“I’m really sorry,” he said, and he really did sound sorry.
For some reason, his sympathy frightened her more than anything else. She backed away, shaking her head in disbelief. Then she whirled away from him and fled, racing for home.
Behind her, she heard the sound of sneakers slapping pavement. She looked over her shoulder and saw the boy, at an unhurried pony-trot, following her.
She slowed as she approached her driveway. The boy came to a halt beside her.
“Stop following me!” she said, but exasperated, as if to a stray dog, instead of afraid. Somehow the scrawny, pale, interested boy was about as frightening as toothpaste.
“Car accident, huh? That sucks.”
She stared at him. He was studying her house and yard with the same rapt fascination with which he had regarded her.
“What? What are you talking about?” However, as she looked at her car, she could see that it, too, had the same pearly, blue glow that seemed to surround her.
The boy shook his head. “I’m sorry,” he said again.
“I’m not dead!” she shouted in exasperation, but her heart was thumping uncertainly.
“Then how did you end up on the side of the road?” a small voice inside her head asked.
He frowned at her. “You didn’t kill yourself did you?” he asked doubtfully. “I heard how you can kill yourself by sticking a hose from the tailpipe into the car—”
“Of course I didn’t kill myself! Jesus!” She shot him a look of deep disgust. “And I’m not dead!” Despite her words, the sinking feeling in the pit of her stomach worsened as she looked at her hands and arms again, confirming that the weird glow was still there.
Something dark in the grass of Jamaica’s yard caught her eye. Kitty was lying with his head cushioned on his front paws, a droopy, depressed look on his face. Jamaica must be home.
Squaring her shoulders and shooting the boy another look of reproach, she marched up Jamaica’s front walk. “I’ll prove it,” she said.
Why let a little thing like dying get in the way of a good time?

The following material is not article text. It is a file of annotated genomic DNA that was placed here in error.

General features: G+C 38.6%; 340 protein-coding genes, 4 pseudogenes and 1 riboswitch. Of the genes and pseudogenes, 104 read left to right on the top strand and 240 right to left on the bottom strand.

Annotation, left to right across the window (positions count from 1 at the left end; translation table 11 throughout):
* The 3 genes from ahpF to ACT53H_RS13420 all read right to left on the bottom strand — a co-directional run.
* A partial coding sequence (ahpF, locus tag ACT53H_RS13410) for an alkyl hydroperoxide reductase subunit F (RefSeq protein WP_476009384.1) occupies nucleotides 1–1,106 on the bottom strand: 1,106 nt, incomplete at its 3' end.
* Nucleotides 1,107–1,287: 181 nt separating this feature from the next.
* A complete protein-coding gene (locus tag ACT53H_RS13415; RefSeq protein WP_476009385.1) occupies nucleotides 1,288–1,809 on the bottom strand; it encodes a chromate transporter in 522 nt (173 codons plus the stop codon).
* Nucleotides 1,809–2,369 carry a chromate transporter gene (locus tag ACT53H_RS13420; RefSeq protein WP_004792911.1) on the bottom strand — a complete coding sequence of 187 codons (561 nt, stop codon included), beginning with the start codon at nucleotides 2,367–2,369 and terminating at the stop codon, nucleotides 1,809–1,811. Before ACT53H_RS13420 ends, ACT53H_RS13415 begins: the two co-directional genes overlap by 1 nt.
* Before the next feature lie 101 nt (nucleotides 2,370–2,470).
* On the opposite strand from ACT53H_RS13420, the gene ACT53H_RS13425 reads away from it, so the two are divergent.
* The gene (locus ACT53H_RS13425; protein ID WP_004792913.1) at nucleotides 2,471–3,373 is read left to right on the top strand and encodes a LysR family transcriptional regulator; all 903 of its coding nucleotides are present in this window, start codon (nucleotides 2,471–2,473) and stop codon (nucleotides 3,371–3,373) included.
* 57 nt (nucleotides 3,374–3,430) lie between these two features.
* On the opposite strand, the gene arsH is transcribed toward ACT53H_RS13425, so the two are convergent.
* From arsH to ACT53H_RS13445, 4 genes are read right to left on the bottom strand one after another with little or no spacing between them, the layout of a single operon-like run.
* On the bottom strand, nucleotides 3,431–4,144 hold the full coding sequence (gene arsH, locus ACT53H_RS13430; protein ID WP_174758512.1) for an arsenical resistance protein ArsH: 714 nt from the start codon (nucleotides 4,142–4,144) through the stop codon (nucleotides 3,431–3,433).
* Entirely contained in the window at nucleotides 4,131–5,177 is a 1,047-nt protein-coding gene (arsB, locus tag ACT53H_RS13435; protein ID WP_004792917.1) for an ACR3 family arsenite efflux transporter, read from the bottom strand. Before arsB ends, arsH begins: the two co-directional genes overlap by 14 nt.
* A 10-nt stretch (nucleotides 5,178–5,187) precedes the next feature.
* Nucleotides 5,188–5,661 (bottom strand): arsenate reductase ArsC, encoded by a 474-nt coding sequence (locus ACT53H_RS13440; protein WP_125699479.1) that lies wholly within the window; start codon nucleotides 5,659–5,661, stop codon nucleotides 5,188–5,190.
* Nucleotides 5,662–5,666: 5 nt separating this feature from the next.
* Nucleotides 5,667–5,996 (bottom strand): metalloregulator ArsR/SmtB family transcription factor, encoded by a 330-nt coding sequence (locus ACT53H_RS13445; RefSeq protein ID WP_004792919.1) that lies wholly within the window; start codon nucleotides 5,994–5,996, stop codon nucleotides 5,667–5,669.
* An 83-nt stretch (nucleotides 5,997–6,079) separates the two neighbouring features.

Thirty-six-year-old Irene Dunphy didn't plan on dying any time soon, but that’s exactly what happens when she makes the mistake of getting behind the wheel after a night bar-hopping with friends. She finds herself stranded on earth as a ghost, where the food has no taste, the alcohol doesn’t get you drunk, and the sex...well, let’s just say “don’t bother.” To make matters worse, the only person who can see her—courtesy of a book he found in his school library—is a fourteen-year-old boy genius obsessed with the afterlife.
This sounds suspiciously like hell to Irene, so she prepares to strike out for the Great Beyond. The only problem is that, while this side has exorcism, ghost repellents, and soul devouring demons, the other side has three-headed hell hounds, final judgment, and eternal torment. If only there was a third option…
Publication Date: August 1, 2012
Publisher: Eternal Press
Number of Pages: 296
Genre: Paranormal / Contemporary Fantasy
Paperback (ISBN: 978-1-61572-725-4)
E-Book (ISBN: 978-1-61572-724-7)
Eternal Press (all ebook formats)
Coffee Time Romance
About the Author
Terri Bruce has been making up adventure stories for as long as she can remember and won her first writing award when she was twelve. Like Anne Shirley, she prefers to make people cry rather than laugh, but is happy if she can do either. She produces fantasy and adventure stories from a haunted house in New England where she lives with her husband and three cats.